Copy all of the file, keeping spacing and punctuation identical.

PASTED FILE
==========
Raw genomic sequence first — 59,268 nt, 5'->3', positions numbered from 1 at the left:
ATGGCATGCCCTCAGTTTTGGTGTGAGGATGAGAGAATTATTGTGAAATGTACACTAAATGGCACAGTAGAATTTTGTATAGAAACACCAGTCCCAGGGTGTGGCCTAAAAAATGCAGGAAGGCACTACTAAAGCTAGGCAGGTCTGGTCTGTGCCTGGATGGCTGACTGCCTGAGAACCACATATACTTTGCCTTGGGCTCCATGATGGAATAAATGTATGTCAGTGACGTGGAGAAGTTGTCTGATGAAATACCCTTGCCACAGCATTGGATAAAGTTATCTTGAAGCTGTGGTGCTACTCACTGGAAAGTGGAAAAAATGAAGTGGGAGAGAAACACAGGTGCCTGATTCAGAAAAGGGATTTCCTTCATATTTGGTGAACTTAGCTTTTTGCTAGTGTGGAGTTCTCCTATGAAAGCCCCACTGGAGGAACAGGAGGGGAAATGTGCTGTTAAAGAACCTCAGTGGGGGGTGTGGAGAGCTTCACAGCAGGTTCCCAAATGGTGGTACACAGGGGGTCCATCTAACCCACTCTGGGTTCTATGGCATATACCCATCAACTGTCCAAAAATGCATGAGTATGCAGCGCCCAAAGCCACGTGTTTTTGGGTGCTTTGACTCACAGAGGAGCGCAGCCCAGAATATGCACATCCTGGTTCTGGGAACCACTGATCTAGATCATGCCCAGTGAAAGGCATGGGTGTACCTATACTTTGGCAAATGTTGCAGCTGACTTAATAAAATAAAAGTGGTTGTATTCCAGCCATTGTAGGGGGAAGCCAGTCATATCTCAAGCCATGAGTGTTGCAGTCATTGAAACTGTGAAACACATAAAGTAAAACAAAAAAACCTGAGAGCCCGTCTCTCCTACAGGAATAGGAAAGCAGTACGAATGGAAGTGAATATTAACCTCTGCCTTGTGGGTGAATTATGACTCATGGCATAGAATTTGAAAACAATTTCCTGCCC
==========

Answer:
Raw genomic sequence first — 59,268 nt, 5'->3', positions numbered from 1 at the left:
ATGGCATGCCCTCAGTTTTGGTGTGAGGATGAGAGAATTATTGTGAAATGTACACTAAATGGCACAGTAGAATTTTGTATAGAAACACCAGTCCCAGGGTGTGGCCTAAAAAATGCAGGAAGGCACTACTAAAGCTAGGCAGGTCTGGTCTGTGCCTGGATGGCTGACTGCCTGAGAACCACATATACTTTGCCTTGGGCTCCATGATGGAATAAATGTATGTCAGTGACGTGGAGAAGTTGTCTGATGAAATACCCTTGCCACAGCATTGGATAAAGTTATCTTGAAGCTGTGGTGCTACTCACTGGAAAGTGGAAAAAATGAAGTGGGAGAGAAACACAGGTGCCTGATTCAGAAAAGGGATTTCCTTCATATTTGGTGAACTTAGCTTTTTGCTAGTGTGGAGTTCTCCTATGAAAGCCCCACTGGAGGAACAGGAGGGGAAATGTGCTGTTAAAGAACCTCAGTGGGGGGTGTGGAGAGCTTCACAGCAGGTTCCCAAATGGTGGTACACAGGGGGTCCATCTAACCCACTCTGGGTTCTATGGCATATACCCATCAACTGTCCAAAAATGCATGAGTATGCAGCGCCCAAAGCCACGTGTTTTTGGGTGCTTTGACTCACAGAGGAGCGCAGCCCAGAATATGCACATCCTGGTTCTGGGAACCACTGATCTAGATCATGCCCAGTGAAAGGCATGGGTGTACCTATACTTTGGCAAATGTTGCAGCTGACTTAATAAAATAAAAGTGGTTGTATTCCAGCCATTGTAGGGGGAAGCCAGTCATATCTCAAGCCATGAGTGTTGCAGTCATTGAAACTGTGAAACACATAAAGTAAAACAAAAAAACCTGAGAGCCCGTCTCTCCTACAGGAATAGGAAAGCAGTACGAATGGAAGTGAATATTAACCTCTGCCTTGTGGGTGAATTATGACTCATGGCATAGAATTTGAAAACAATTTCCTGCCC